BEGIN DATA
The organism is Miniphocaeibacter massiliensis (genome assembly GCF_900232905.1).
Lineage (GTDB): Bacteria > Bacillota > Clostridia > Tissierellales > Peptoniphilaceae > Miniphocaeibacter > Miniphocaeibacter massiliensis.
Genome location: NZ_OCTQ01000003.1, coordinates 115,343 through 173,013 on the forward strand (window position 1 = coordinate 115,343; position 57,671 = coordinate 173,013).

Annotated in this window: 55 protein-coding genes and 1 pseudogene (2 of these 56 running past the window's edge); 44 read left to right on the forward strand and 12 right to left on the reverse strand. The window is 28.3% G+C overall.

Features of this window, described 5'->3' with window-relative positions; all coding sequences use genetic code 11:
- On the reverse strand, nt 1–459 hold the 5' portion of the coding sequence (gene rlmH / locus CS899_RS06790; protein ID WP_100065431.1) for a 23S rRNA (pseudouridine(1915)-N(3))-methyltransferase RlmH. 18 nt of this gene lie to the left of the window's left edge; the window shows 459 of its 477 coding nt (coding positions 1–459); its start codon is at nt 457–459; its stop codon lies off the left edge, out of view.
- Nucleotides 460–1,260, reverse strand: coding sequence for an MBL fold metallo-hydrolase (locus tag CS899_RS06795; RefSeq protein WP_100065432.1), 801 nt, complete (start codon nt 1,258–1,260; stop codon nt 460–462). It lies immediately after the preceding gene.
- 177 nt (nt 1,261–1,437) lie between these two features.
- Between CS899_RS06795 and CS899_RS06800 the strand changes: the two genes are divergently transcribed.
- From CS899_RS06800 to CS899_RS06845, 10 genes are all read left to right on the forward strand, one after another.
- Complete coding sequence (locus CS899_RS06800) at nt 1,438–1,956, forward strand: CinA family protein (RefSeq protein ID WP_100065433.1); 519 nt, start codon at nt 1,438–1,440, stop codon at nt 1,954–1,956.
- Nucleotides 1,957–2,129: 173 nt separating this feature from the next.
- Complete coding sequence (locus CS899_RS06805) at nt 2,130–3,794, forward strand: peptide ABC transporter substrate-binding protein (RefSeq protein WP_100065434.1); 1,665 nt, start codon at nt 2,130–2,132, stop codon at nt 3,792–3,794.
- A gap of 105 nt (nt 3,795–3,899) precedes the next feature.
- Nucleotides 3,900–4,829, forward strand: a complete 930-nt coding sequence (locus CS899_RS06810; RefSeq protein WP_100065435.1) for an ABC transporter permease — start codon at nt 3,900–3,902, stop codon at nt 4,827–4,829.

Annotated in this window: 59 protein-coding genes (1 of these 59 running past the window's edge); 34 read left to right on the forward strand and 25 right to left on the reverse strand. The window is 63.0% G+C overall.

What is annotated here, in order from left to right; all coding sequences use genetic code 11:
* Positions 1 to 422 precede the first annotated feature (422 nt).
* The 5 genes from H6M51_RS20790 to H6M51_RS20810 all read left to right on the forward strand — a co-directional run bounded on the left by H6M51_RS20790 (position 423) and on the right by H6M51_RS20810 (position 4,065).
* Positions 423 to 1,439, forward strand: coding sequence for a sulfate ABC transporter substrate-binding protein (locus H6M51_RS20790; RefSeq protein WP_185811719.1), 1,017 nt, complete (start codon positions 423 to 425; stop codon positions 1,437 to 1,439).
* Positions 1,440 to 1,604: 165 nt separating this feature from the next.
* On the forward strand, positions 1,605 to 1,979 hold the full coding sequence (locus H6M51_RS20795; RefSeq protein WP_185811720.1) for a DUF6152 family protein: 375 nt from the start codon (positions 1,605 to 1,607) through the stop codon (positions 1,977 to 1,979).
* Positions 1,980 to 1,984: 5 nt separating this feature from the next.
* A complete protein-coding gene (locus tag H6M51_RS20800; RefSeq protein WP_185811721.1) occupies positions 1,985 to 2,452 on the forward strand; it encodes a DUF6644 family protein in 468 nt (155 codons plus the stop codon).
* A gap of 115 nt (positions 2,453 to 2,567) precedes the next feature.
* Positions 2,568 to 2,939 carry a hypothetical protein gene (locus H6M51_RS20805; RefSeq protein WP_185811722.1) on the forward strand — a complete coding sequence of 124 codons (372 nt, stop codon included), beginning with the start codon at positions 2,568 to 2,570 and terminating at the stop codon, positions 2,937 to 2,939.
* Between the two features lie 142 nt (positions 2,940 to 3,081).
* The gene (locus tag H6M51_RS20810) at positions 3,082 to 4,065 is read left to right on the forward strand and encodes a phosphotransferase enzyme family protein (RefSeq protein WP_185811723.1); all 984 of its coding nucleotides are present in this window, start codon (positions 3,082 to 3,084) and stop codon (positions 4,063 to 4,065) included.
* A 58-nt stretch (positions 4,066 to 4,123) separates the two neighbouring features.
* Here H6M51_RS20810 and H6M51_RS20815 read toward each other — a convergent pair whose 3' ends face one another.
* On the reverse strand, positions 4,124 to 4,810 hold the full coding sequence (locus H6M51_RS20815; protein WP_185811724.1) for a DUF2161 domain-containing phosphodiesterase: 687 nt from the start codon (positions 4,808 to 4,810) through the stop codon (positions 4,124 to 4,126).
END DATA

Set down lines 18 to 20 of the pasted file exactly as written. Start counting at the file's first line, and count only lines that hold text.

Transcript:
* Positions 1 to 422 precede the first annotated feature (422 nt).
* The 5 genes from H6M51_RS20790 to H6M51_RS20810 all read left to right on the forward strand — a co-directional run bounded on the left by H6M51_RS20790 (position 423) and on the right by H6M51_RS20810 (position 4,065).
* Positions 423 to 1,439, forward strand: coding sequence for a sulfate ABC transporter substrate-binding protein (locus H6M51_RS20790; RefSeq protein WP_185811719.1), 1,017 nt, complete (start codon positions 423 to 425; stop codon positions 1,437 to 1,439).